Paris party rolls on 'for now'


Summary

Party princess Paris Hilton's sensational release from jail may be short-lived after prosecutors ordered her to return to court to consider her sentence.

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In the meantime Hilton can relax in her multi-million dollar home in the Hollywood Hills, despite wearing an electronic ankle bracelet that is a constant reminder someone is watching.

"House arrest is nothing," said Steve Cron, a criminal defence lawyer unconnected to the case. "She can have friends over. She can party all night long."

The monitoring device allows long-distance surveillance by probation officials to keep track of the whereabouts of offenders, with a range of up to 371 square metres.

"House arrest for someone like her who doesn't have to work and doesn't have to worry about picking up her clothes at the dry cleaner is not a problem," Mr Cron said. "She can have all her food sent in."

Preferential treatment

The early release of the 26-year-old socialite has created a stir with questions about special treatment for celebrities and the rich.

Sheriff's officials, however, said it was not unusual for inmates to finish sentences under home confinement.

It was not known whether special restrictions were placed on The Simple Life star during her three nights in jail. Her publicist Elliot Mintz and lawyer Richard Hutton did not return repeated phone calls today. Sheriff's officials say they are unaware of the conditions for home confinement.

Mr Cron said special conditions can be worked out with the sheriff and the court.

Anyone can visit Hilton at home and she can even do a photo shoot or interview if she likes, Cron said. But it is unlikely Hilton will risk leaving home for a night on the town.

Ongoing saga

Hilton was arrested on charges of drunken driving in September.

In January, she pleaded no contest — the equivalent of a guilty plea — to a reduced charge of alcohol-related reckless driving.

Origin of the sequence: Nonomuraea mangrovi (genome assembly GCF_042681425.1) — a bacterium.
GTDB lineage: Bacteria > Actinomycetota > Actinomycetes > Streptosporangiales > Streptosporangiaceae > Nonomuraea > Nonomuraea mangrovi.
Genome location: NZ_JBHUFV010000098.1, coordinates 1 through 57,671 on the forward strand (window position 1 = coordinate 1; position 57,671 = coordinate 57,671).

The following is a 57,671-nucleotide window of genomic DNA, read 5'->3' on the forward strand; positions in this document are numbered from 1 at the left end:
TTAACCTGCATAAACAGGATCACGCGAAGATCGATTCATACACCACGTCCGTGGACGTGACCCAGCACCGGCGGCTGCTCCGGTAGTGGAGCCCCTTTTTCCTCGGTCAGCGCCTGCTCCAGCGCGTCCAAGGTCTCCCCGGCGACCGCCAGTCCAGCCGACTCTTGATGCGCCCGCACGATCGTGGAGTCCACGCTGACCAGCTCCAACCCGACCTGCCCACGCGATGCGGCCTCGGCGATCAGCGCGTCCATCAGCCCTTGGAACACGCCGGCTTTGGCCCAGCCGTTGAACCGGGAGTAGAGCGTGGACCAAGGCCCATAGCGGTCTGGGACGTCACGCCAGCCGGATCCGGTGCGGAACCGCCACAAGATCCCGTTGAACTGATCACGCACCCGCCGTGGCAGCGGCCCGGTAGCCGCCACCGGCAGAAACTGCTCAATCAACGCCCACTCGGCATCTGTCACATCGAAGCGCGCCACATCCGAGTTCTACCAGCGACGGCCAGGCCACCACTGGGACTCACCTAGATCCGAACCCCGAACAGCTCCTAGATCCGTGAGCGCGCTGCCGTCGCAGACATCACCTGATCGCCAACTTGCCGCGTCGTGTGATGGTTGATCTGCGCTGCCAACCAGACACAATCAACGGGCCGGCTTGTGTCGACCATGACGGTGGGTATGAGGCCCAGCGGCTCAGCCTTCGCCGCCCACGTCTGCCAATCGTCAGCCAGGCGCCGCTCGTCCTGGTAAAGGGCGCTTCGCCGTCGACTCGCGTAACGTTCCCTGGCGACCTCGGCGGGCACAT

She was sentenced to three years' probation and had her licence suspended.

However she was caught behind the wheel in February, and a traffic court judge later ruled the latest offence constituted a probation violation.

Hilton had been housed in a special unit for celebrities and high-profile inmates at the Century Regional Detention Facility in Lynwood, about 24km from Los Angeles.

She had been incarcerated alone in her cell, an enclosure 2.4 metres wide, 3.7 metres deep and 2.4 metres high, equipped with two bunks, a sink, a small table, a slit window and a metal toilet.


Party princess Paris Hilton's sensational release from jail may be short-lived after prosecutors ordered her to return to court to consider her sentence.

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In the meantime Hilton can relax in her multi-million dollar home in the Hollywood Hills, despite wearing an electronic ankle bracelet that is a constant reminder someone is watching.

"House arrest is nothing," said Steve Cron, a criminal defence lawyer unconnected to the case. "She can have friends over. She can party all night long."

The monitoring device allows long-distance surveillance by probation officials to keep track of the whereabouts of offenders, with a range of up to 371 square metres.

"House arrest for someone like her who doesn't have to work and doesn't have to worry about picking up her clothes at the dry cleaner is not a problem," Mr Cron said. "She can have all her food sent in."

Preferential treatment

The early release of the 26-year-old socialite has created a stir with questions about special treatment for celebrities and the rich.

Sheriff's officials, however, said it was not unusual for inmates to finish sentences under home confinement.

It was not known whether special restrictions were placed on The Simple Life star during her three nights in jail. Her publicist Elliot Mintz and lawyer Richard Hutton did not return repeated phone calls today. Sheriff's officials say they are unaware of the conditions for home confinement.

Mr Cron said special conditions can be worked out with the sheriff and the court.

Anyone can visit Hilton at home and she can even do a photo shoot or interview if she likes, Cron said. But it is unlikely Hilton will risk leaving home for a night on the town.

Ongoing saga

Hilton was arrested on charges of drunken driving in September.

In January, she pleaded no contest — the equivalent of a guilty plea — to a reduced charge of alcohol-related reckless driving.

She was sentenced to three years' probation and had her licence suspended.

However she was caught behind the wheel in February, and a traffic court judge later ruled the latest offence constituted a probation violation.

Hilton had been housed in a special unit for celebrities and high-profile inmates at the Century Regional Detention Facility in Lynwood, about 24km from Los Angeles.

She had been incarcerated alone in her cell, an enclosure 2.4 metres wide, 3.7 metres deep and 2.4 metres high, equipped with two bunks, a sink, a small table, a slit window and a metal toilet.